In late 2012, 60 people died in two cities in Pakistan after drinking cough syrup to get high. Syrups from two separate manufacturers were involved. It was found that both were using an active ingredient – dextromethorphan, a synthetic morphine-like compound – imported from the same manufacturer in India. Indian drug authorities put a halt to production while they investigated.
Tests in Pakistan revealed that the medicines seemed to contain the correct amount of active ingredient. But further tests revealed something that was not supposed to be there. Levomethorphan, a chemical five times stronger than morphine, was the contaminant that had caused the deaths.
In September 2013, 44 children in Paraguay were admitted to hospital with breathing difficulties. It turned out the children had all been given a locally made cough medicine. Investigators went to the factory and found import records for the dextromethorphan it contained. When they checked the World Health Organization’s database of substandard and falsified medical products, they found that this came from the same batch that had caused the deaths in Pakistan.
Doctors in Paraguay were able to administer an antidote and save the children. A WHO alert went out listing the batches from the Indian factory that might be contaminated. By then the ingredient had been transported to multiple countries in Europe, north Africa, the Middle East and Latin America. It had already been made into cough medicines in Colombia and Peru, but these were recalled before they could reach patients. The batch that went to the Middle East could not be traced.
In this case, a blatantly poor-quality medicine was detected because its effects were conspicuous. A more discreet kind of substandard medicine – say, an antibiotic without enough active ingredient – probably stands a strong chance of reaching patients across the world without getting discovered.
This is a story of how the manufacture and distribution of medicines today is such a complex, globalised affair that it is often hard to track where fake or substandard medicines come from and where they go. This is a story of how these medicines could make you ill or even kill you, even if you don’t take them.
The term “poor-quality medicines” is something of a catch-all. It includes “substandards”, medicines that have had inadequate quality control or that have degraded from improper storage or the passage of time. And it includes falsified medicines – fakes – that claim to be what they are not. These may not be made by the manufacturer whose name is on the package, and they may not contain the stated ingredients in the stated quantities.
Poor-quality medicines might not work. Like those peddled by Peter Gillespie, who was jailed for introducing 72,000 packets of falsified medicines into the UK’s distribution system from 2006 to 2007. 25,000 packets reached pharmacies and were given to patients. These knock-off tablets were used to treat heart disease, pancreatic cancer and mental illnesses, and had none or only part of the active ingredient they were supposed to contain. This meant that those people’s illnesses were left to take their course.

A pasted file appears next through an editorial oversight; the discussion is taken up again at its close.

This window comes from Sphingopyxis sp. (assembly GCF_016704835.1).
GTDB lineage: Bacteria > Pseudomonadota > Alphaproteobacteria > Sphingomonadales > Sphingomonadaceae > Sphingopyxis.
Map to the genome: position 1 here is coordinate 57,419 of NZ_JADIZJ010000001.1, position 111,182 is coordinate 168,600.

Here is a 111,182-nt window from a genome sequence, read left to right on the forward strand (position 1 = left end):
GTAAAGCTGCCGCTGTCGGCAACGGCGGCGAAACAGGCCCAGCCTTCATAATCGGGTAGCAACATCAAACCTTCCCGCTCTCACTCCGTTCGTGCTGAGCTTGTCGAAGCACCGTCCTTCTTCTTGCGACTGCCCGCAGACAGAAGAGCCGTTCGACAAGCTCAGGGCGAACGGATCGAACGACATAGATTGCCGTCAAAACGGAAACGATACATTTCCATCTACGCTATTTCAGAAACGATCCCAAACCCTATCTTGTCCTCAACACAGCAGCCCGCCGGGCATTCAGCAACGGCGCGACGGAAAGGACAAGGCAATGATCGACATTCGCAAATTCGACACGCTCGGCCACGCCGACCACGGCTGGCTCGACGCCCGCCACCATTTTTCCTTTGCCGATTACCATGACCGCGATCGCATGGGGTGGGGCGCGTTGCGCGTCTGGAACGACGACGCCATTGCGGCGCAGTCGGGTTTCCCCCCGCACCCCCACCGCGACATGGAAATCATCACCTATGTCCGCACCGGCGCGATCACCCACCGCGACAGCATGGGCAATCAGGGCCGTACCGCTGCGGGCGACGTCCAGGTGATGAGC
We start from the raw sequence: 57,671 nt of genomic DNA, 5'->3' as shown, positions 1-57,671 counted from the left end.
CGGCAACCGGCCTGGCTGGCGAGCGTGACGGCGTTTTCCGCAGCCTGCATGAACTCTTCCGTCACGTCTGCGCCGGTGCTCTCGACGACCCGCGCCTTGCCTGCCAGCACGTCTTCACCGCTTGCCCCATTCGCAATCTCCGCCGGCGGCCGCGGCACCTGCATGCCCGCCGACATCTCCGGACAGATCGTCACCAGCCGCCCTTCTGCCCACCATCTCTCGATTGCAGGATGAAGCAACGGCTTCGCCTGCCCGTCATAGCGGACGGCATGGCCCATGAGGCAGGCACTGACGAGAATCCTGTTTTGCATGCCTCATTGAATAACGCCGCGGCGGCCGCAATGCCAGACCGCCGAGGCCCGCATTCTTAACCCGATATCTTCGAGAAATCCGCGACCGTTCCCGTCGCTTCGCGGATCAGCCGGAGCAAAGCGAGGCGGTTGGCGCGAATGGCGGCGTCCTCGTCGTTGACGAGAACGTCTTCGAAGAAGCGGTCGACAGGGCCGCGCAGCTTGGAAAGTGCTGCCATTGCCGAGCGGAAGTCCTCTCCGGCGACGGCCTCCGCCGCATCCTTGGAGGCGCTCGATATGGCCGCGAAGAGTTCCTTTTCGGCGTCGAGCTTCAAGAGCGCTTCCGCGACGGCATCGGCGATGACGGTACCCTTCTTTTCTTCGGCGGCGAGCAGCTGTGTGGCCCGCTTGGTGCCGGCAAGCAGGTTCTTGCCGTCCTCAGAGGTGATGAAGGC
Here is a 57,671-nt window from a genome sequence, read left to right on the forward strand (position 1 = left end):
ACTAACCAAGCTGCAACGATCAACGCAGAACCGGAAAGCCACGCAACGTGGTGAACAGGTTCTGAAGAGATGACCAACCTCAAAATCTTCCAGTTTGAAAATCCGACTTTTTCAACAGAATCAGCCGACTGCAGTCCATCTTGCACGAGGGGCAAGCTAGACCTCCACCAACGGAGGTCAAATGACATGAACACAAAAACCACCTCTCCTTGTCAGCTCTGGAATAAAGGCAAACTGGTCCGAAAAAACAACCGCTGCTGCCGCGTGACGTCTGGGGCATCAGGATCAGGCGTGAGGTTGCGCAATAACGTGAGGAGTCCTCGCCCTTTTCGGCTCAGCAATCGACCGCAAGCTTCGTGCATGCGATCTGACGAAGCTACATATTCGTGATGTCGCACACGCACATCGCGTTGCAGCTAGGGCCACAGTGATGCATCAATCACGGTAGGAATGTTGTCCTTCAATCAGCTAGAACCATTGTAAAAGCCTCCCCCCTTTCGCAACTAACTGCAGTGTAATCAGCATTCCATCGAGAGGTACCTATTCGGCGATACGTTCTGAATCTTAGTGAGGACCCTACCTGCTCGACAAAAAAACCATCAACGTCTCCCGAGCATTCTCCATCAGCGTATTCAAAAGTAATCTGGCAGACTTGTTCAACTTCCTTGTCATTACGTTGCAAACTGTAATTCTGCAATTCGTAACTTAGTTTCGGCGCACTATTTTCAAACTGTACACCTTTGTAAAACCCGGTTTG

Poor-quality medicines can kill you if you take them. As happened with Thomas Rybinski, a 56-year-old autoworker from Tennessee, USA, who got an injection for his back pain in 2012. He fell ill and died because the medicine had contaminants that caused fungal meningitis. The batch of medicine, originating in a New England pharmacy with close to no quality control, ended up causing severe infections in nearly 800 people across the USA, killing 64 of them.
Poor-quality medicines can kill you even if you don’t take them. Antimicrobial drugs (including antibiotics and antivirals) that have too little active ingredient are generally accepted to help disease-causing bugs evolve so that they develop resistance to treatment even with good-quality antimicrobials. And then these bugs spread.
Ramanan Laxminarayan is the director of the Center for Disease Dynamics, Economics and Policy in Washington, DC. He says that with some drugs, like statins or arthritis drugs, the effects of poor quality are confined to those taking them. But with antimicrobials, inappropriate use reduces their effectiveness for everyone else. “If there’s misuse in South Asia then everyone is affected. It’s a problem that comes up when people act in ways that don’t take into account the effects of what they are doing on everyone else,” he says.
“It’s really no different from climate change,” says Laxminarayan. “Either in terms of potential global impact, or in the fact that everyone needs to be working together to solve the problem.”
The factors that speed up the development of antimicrobial resistance – high rates of infections, the overuse and misuse of antimicrobials, poor sanitation, poor-quality medicines – are more common in low- and middle-income countries, which means that so is resistance. But microbes know no boundaries, and they travel easily across the world, in foodstuffs being exported and in the bodies of humans. And often, resistant microbes can transfer genetic material to each other to become even more dangerous to humans.